The district will hand out three days of food for all children in a family 9 a.m.-1 p.m. Monday-Friday at every school. Those needing emergency delivery can call 773-553-KIDS.

• Parks: The city’s parks have closed their facilities, like field houses, but people can still explore the green space, walk their dogs and play with their kids. Everyone is urged to practice social distancing.

• Weed: Curbside weed sales are being allowed for medical marijuana patients due to the outbreak. Dispensaries have been deemed an essential business and can remain open for the time being.

• Artists: Local musicians and artists are suffering because of the bans on public gatherings, but Chicagoans have started streaming live shows to help those in need.

• LGBTQIA: The Brave Space Alliance is creating a crisis pantry for queer and trans residents on the South Side.

• Grocery Stores: Officials have repeatedly urged Chicagoans not to hoard and stockpile food and home supplies at the city’s extremely busy stores.

Grocery stores, liquor stores and convenience stores remain open during the stay at home order.

Many grocery stores are offering special shopping hours for seniors so they can get the food and supplies they need safely. Seniors can call stores or look up their special hours online.

Jewel-Osco and Mariano’s are hiring as demand for groceries has skyrocketed.


Coronavirus can be deadly, but the vast majority of cases have been mild. Those most at risk from the virus are people who are elderly or who have underlying health conditions.

Symptoms of coronavirus can appear two to 14 days after a person has been exposed to the virus, according to the Centers for Disease Control. People with no symptoms may have the virus and spread it to others.

The virus spreads between people through coughing and sneezing, according to the Illinois Department of Public Health.

The most common symptoms:

  • Fever
  • Cough
  • Shortness of breath

People have also experienced body aches, nasal congestion, runny nose and sore throat, according to Harvard Medical School.

If you or someone else has difficulty breathing, persistent pain or pressure in the chest, become confused, cannot be roused or develop a bluish face or lips, get immediate medical attention, according to the CDC.

How To Protect Yourself

The CDC only recommends those are already sick wear facemasks because they help you avoid spreading the virus.

Here’s what you can actually do to prevent getting ill:

  • The CDC and other officials have said people should wash their hands often, including before, during and after eating; after using the bathroom; and after blowing your nose, coughing or sneezing.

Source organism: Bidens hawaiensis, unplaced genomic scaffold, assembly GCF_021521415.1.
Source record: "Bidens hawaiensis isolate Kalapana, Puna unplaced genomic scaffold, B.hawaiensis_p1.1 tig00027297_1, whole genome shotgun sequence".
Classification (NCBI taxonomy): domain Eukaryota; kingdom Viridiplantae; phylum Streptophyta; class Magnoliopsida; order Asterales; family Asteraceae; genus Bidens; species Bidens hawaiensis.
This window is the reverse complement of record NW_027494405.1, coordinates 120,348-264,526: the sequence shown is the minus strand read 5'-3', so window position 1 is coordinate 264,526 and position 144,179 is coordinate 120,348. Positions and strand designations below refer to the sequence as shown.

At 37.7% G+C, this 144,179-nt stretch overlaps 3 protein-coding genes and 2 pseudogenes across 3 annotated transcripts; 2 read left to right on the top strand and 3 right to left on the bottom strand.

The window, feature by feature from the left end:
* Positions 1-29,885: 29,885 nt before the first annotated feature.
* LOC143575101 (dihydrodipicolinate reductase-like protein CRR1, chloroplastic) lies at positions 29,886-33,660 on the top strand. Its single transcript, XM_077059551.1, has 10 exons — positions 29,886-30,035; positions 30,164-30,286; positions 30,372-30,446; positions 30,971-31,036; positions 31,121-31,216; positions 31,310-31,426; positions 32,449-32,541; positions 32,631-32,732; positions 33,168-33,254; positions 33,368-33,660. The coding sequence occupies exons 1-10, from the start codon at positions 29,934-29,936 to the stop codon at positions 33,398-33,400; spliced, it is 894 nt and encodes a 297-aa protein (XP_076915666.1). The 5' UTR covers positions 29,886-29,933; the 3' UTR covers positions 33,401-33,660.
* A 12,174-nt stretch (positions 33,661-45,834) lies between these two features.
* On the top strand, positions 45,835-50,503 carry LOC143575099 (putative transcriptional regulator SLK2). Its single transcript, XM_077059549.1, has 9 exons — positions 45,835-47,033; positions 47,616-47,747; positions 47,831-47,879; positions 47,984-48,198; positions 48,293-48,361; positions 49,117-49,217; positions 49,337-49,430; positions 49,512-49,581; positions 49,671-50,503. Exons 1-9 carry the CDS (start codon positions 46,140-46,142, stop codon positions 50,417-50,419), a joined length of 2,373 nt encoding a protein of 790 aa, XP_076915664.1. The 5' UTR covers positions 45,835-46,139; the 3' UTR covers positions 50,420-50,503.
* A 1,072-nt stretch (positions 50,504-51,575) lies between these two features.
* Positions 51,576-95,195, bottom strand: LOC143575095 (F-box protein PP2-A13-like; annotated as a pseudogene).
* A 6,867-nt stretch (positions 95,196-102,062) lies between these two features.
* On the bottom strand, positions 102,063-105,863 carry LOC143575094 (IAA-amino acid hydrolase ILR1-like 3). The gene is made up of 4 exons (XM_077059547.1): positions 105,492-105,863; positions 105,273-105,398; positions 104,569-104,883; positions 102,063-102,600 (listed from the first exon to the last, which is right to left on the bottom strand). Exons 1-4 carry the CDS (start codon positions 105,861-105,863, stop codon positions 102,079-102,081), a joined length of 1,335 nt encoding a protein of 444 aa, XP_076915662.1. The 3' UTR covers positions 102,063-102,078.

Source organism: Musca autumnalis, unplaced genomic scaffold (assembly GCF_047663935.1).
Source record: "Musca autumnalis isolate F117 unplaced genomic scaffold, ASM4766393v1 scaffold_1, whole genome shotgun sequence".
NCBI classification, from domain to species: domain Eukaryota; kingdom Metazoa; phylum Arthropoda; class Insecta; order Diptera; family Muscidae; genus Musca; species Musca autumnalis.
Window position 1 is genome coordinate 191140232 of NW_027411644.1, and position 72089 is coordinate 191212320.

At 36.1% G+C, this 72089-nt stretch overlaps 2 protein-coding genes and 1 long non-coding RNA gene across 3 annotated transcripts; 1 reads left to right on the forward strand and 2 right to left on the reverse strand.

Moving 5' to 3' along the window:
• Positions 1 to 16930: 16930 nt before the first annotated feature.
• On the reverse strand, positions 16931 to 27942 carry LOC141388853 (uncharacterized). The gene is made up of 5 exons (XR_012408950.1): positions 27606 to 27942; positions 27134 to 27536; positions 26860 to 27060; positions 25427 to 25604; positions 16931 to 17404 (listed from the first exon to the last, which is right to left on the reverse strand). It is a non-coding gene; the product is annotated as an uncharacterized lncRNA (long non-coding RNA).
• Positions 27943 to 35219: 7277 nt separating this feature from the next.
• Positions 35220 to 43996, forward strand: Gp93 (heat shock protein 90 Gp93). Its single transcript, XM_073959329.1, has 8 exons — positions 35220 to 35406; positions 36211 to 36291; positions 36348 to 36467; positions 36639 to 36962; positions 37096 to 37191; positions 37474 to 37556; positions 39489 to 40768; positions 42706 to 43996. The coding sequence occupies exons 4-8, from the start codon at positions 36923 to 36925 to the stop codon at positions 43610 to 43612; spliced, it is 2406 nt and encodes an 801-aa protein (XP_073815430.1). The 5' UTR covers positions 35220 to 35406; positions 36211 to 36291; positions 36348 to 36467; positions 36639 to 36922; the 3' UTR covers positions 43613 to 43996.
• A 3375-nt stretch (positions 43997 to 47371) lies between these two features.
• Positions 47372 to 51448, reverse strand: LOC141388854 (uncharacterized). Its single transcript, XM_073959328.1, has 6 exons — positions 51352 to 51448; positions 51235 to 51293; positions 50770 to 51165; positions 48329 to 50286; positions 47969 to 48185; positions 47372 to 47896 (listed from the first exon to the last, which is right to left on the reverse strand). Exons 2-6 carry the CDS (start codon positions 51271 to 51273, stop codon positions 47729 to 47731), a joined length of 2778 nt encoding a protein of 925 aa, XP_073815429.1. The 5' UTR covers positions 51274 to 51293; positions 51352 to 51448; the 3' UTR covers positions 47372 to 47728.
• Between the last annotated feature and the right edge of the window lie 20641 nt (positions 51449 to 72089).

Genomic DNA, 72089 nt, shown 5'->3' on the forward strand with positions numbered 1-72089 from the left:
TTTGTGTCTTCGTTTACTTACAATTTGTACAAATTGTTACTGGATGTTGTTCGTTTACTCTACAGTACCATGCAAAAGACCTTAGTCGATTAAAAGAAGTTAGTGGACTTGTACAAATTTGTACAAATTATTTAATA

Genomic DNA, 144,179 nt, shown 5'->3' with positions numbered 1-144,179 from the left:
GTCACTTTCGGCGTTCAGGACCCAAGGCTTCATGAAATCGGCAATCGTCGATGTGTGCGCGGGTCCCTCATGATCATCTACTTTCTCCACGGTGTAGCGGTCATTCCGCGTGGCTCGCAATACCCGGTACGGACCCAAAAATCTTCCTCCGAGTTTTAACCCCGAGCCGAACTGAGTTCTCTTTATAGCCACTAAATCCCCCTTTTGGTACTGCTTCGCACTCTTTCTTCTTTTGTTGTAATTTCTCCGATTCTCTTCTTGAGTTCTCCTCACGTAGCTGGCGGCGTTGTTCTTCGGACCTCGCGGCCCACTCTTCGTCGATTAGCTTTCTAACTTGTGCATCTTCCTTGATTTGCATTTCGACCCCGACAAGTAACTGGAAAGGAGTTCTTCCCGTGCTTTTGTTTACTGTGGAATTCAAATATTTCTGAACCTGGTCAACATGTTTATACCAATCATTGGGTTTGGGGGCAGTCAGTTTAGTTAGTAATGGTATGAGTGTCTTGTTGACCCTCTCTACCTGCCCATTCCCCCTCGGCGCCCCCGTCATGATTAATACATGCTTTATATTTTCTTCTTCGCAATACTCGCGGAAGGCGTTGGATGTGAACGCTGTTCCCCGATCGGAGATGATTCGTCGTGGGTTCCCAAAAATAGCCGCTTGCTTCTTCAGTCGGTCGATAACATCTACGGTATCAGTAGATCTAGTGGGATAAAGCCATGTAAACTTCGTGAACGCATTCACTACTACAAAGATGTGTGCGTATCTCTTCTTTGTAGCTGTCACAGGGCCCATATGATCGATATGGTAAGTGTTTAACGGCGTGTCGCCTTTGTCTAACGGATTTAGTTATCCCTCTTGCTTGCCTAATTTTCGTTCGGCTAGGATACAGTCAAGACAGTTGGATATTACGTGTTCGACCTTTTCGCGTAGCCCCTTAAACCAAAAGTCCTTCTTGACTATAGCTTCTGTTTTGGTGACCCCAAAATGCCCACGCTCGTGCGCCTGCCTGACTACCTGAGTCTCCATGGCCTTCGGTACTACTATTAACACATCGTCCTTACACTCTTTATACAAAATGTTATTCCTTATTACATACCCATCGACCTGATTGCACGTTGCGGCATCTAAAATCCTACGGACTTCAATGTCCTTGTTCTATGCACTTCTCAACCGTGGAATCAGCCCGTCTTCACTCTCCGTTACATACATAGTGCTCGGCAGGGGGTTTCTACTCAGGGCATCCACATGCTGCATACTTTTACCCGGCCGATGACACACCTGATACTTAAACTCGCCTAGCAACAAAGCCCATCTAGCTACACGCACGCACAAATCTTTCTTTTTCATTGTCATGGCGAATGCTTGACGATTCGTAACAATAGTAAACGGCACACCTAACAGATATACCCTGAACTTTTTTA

The CDC has a guide here for how to properly wash your hands. Remember: Wash with soap and water, scrubbing your hands for at least 20 seconds.
  • If you can’t wash your hands with soap and water, you can use an alcohol-based hand sanitizer, according to the Illinois Department of Public Health.
  • Avoid touching your face, especially your eyes, nose and mouth, with unwashed hands.
  • Clean and disinfect objects and surfaces you touch frequently, like cellphones and light switches. Here are tips from the CDC.
  • Stay home when you’re sick and avoid close contact with people who are sick.
  • If you have to sneeze or cough with a tissue, throw it out immediately after using it, according to the CDC.

What To Do If You Think You’re Sick

Even if you’re not showing symptoms, the Chicago Department of Public Health recommends people coming from high-risk countries (here’s a CDC list) self-quarantine for 14 days after returning home.

If you do have symptoms of coronavirus, contact your primary doctor or a health care facility before going in. Explain your symptoms and tell them if you’ve come into close contact with anyone with coronavirus or traveled to an area where COVID-19 is widespread (here’s a CDC list) within the last 14 days, according to the Illinois Department of Public Health.

From there, the experts will work with your local health department to determine what to do and if you need to be tested for coronavirus, according to the Illinois Department of Public Health.

And, of course, if you think you’re sick with coronavirus, don’t risk exposing other people to the virus. Anyone who feels unwell has been ordered to stay home or risk getting a $500 fine.

Those with questions and concerns about coronavirus can call the Illinois Department of Public Health at 800-889-3931.

Block Club Chicago’s coronavirus coverage is free for all readers. Block Club is an independent, 501(c)(3), journalist-run newsroom.